Nutritional Info For Charles Shaw Merlot (2 Buck Chuck)

Posted by Bob Skilnik on August 27, 2007

Coming Soon!

Does My BUTT Look BIG In This BEER?

 

Charles Shaw

Merlot                       5 ounces              03.20 carbs      119 calories         13.20 ABV%

Posted in Wine And Carbohydrates, Wine Nutritional Info | Leave a Comment »

Caffeinated alcohol-craze stimulates industry attacks

Posted by Bob Skilnik on August 27, 2007

sparksenergydrinks.jpgCriticisms of alcoholic energy drinks in the US, could also have effect Europe’s ready-to-drink (RTD) beverage market, a health expert has warned.

The threat of increased political pressure on beverage makers could lead to further regulatory sanctions for the alcohol industry, which has already had to adopt more stringent social responsibility initiatives.

Anders Ulstein, board member of European Public Health Alliance (EPHA), told BeverageDaily.com that while criticism of RTD alcohol products is nothing new, the latest attacks could be yet another millstone around the industry’s neck.

Though accepting that US policy developments rarely has an influence on European legislation, Ulstein said the potential effects on policies of global bodies could be far more significant.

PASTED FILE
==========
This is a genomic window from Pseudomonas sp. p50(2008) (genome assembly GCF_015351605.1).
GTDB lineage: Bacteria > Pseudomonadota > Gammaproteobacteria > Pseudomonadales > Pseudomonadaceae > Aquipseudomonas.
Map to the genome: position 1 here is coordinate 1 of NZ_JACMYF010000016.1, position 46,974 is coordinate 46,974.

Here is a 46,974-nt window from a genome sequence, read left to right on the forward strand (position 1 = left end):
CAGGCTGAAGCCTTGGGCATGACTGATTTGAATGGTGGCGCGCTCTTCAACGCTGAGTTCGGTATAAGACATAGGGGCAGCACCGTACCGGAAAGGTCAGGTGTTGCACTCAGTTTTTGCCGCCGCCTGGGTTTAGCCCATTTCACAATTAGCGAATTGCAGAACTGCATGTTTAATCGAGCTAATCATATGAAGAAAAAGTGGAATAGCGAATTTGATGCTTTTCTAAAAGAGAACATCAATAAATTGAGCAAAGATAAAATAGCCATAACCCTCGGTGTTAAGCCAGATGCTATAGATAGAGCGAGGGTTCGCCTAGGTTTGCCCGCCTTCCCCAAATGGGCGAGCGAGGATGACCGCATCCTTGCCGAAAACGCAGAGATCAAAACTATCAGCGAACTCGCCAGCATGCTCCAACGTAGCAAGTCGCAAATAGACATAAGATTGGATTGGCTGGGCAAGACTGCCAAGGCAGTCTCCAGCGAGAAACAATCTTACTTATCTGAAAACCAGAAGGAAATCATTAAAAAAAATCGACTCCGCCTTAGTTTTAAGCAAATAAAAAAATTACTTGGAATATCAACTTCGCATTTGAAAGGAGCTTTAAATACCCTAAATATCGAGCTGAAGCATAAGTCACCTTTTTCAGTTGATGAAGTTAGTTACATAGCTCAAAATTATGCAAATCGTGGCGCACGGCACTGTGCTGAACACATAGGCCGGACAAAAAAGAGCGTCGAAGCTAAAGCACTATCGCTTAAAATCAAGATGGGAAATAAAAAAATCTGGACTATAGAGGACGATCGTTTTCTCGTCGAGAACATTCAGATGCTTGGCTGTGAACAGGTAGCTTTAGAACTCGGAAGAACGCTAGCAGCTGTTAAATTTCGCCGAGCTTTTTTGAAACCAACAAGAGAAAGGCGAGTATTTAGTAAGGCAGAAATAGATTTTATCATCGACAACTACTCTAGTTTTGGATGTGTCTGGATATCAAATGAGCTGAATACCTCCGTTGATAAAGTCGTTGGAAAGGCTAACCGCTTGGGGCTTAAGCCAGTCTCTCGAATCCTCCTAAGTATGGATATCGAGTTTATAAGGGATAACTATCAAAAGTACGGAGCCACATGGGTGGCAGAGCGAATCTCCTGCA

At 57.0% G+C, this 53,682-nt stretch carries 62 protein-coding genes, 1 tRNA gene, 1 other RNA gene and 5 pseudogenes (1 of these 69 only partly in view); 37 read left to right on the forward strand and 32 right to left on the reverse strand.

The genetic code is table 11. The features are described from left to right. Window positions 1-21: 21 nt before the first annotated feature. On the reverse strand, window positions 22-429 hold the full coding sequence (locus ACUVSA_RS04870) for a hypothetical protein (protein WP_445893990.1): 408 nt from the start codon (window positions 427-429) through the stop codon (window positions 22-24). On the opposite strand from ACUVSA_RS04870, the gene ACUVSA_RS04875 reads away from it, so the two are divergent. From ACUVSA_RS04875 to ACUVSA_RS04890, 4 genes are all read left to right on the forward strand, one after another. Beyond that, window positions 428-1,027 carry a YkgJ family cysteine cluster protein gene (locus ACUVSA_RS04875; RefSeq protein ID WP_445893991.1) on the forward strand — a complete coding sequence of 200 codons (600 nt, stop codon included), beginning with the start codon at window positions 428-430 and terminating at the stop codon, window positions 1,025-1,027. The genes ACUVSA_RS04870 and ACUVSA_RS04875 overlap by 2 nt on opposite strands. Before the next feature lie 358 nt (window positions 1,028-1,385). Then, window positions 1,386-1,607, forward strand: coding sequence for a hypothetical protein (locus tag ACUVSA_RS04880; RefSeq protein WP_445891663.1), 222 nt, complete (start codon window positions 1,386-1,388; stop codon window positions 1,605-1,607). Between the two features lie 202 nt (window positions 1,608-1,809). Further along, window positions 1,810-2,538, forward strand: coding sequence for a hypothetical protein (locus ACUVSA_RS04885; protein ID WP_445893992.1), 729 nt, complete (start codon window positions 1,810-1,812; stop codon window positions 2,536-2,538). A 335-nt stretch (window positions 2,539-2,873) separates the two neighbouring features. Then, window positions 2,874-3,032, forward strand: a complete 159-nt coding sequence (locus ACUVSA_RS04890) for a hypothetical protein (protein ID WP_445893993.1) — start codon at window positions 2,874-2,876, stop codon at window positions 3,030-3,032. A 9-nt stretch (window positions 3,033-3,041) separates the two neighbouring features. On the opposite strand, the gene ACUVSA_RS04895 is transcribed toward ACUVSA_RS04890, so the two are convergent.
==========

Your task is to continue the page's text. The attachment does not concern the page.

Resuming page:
MORE

Posted in Beer & Food In The News, Neo-Prohibition | Leave a Comment »

Nutritional Info For Flying Fish Farmhouse Summer Ale

Posted by Bob Skilnik on August 23, 2007

                      label-farmhouse.jpg                            

 

      Farmhouse Summer Ale     12 ounces     16.20 carbs       155 calories        4.60 abv

Posted in Beer And Calories, Beer And Carbohydrates, Beer Nutritional Info | Leave a Comment »

I Was A Beer Snob – Are You?

Posted by Bob Skilnik on August 21, 2007

beer-snob-hdr.jpgMy parents once told me that I enjoyed my first beer when I was about three or four littlebobwithbeer.gifyears old. I would help myself (so the story goes) to my Dad’s fish-bowl-sized schooner, filled with beer from one of the local breweries that still operated in Chicago during the 1950s. I don’t remember any of this, unfortunately, but the tale’s become a family standard.

I do remember my second taste of beer, this one from the “Land of Sky Blue Water.” I was a mere lad of thirteen. This beer drinker’s rite of passage took place at the grammar school graduation party of a friend of mine, a hot day in June as I recall. All the parents were upstairs in the kitchen enjoying the cooling effects of a window-unit air conditioner and iced beer. Downstairs in the basement, a reserve cooler of beer was calling to my friend and me. I don’t remember if it was the cartoon enticements of the Hamm’s bear or untapped teenage curiosity but we went down to the basement where the cooler sat and each grabbed a blue, flat-topped steel can and opened them with a “church key.” I got past my second chug of cold beer but stopped when I thought I was going to puke. My buddy’s reaction wasn’t much different, turning green after having knocked off the entire can.